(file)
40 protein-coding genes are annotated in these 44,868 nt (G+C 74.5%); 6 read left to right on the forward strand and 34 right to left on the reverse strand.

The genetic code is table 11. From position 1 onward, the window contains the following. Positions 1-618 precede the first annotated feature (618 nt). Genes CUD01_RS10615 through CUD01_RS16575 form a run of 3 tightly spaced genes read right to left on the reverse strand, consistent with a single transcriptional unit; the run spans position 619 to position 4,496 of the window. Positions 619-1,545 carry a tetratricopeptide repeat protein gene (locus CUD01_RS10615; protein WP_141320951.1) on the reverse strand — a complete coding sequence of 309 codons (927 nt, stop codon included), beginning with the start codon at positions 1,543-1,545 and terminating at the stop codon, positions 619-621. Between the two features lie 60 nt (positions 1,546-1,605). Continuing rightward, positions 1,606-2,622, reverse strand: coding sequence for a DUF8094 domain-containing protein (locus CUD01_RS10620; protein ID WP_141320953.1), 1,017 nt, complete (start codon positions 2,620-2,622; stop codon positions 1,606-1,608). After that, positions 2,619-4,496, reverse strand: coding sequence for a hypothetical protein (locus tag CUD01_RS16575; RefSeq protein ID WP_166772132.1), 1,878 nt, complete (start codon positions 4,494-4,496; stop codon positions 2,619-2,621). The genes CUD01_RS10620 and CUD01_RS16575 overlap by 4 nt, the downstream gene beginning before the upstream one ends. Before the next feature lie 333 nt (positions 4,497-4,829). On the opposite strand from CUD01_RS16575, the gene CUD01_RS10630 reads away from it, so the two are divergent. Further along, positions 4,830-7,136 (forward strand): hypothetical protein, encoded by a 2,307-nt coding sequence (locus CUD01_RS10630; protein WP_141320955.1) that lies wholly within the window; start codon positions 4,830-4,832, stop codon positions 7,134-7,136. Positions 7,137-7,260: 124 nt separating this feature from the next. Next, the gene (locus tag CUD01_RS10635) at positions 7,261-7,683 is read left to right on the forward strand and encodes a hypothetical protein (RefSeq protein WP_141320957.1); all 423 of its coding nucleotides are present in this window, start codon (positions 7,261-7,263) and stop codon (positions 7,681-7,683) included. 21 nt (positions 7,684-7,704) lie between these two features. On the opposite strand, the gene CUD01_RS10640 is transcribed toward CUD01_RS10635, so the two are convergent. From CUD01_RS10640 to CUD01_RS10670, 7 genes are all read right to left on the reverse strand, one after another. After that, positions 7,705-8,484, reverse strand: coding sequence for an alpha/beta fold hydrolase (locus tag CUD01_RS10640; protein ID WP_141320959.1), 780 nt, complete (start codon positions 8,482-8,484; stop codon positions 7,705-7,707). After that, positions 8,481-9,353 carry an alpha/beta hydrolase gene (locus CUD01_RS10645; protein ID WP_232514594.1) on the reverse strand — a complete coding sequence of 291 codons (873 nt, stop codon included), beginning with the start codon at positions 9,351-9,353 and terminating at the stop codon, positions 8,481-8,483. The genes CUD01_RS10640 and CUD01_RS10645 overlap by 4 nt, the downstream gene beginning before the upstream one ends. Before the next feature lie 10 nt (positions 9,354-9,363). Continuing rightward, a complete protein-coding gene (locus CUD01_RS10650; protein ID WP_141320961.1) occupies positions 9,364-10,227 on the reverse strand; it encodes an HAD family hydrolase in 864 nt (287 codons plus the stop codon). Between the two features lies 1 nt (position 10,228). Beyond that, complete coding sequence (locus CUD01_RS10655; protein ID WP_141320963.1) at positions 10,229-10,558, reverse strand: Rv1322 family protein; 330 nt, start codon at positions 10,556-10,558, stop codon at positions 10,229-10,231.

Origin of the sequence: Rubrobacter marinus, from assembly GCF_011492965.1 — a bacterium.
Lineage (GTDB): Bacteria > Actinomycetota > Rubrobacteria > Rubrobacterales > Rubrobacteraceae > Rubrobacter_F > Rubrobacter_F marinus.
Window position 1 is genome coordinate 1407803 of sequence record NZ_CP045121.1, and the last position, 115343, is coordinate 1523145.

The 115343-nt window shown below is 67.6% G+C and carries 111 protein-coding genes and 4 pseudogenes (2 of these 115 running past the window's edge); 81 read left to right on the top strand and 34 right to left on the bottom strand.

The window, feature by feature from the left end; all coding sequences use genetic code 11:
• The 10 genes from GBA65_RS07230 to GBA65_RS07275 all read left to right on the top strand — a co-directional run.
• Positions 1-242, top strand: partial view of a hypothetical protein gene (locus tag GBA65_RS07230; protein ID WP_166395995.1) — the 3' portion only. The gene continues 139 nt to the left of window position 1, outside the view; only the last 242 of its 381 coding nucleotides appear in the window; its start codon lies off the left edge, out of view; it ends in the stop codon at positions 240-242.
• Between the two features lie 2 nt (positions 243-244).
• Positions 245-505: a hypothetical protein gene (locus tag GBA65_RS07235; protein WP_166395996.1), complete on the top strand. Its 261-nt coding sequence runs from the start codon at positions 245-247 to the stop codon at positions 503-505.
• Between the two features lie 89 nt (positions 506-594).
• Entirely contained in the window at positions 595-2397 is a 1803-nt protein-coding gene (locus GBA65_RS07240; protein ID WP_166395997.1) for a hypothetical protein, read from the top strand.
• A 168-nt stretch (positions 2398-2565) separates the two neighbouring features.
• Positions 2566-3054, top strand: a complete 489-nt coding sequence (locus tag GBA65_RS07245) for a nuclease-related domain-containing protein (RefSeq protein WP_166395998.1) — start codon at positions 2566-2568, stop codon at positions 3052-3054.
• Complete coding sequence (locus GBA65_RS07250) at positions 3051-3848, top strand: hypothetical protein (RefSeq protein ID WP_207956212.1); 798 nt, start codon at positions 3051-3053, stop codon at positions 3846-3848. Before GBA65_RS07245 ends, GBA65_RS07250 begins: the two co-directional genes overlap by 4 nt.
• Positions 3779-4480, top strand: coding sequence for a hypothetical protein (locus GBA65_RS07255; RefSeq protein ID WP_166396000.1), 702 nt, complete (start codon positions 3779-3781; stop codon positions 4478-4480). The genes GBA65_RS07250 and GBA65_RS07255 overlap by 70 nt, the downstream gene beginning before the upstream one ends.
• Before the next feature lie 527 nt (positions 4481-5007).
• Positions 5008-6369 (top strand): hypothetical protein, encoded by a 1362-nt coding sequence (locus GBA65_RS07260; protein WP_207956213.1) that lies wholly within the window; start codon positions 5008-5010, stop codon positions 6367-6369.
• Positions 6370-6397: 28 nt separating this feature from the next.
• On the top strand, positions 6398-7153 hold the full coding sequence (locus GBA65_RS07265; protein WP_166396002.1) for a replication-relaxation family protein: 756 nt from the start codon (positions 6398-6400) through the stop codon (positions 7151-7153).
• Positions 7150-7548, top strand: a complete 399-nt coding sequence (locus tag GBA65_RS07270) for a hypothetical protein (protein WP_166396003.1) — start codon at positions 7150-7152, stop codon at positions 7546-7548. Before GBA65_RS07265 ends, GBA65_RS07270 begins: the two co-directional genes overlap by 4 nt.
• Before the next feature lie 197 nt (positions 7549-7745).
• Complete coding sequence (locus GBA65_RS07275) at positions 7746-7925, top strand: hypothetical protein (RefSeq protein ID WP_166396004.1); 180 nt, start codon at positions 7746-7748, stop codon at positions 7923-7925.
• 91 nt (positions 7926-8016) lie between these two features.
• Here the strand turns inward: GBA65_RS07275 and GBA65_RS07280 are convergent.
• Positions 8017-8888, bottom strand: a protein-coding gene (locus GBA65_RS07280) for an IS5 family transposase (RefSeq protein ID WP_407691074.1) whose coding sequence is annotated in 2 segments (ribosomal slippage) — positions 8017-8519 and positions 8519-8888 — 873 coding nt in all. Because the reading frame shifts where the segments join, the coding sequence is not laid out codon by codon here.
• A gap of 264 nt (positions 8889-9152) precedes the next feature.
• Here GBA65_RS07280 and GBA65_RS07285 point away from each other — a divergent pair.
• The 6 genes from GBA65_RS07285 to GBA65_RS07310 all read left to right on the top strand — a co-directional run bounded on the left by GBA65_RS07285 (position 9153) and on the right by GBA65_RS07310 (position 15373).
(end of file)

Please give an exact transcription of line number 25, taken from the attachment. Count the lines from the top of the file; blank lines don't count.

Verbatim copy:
• 91 nt (positions 7926-8016) lie between these two features.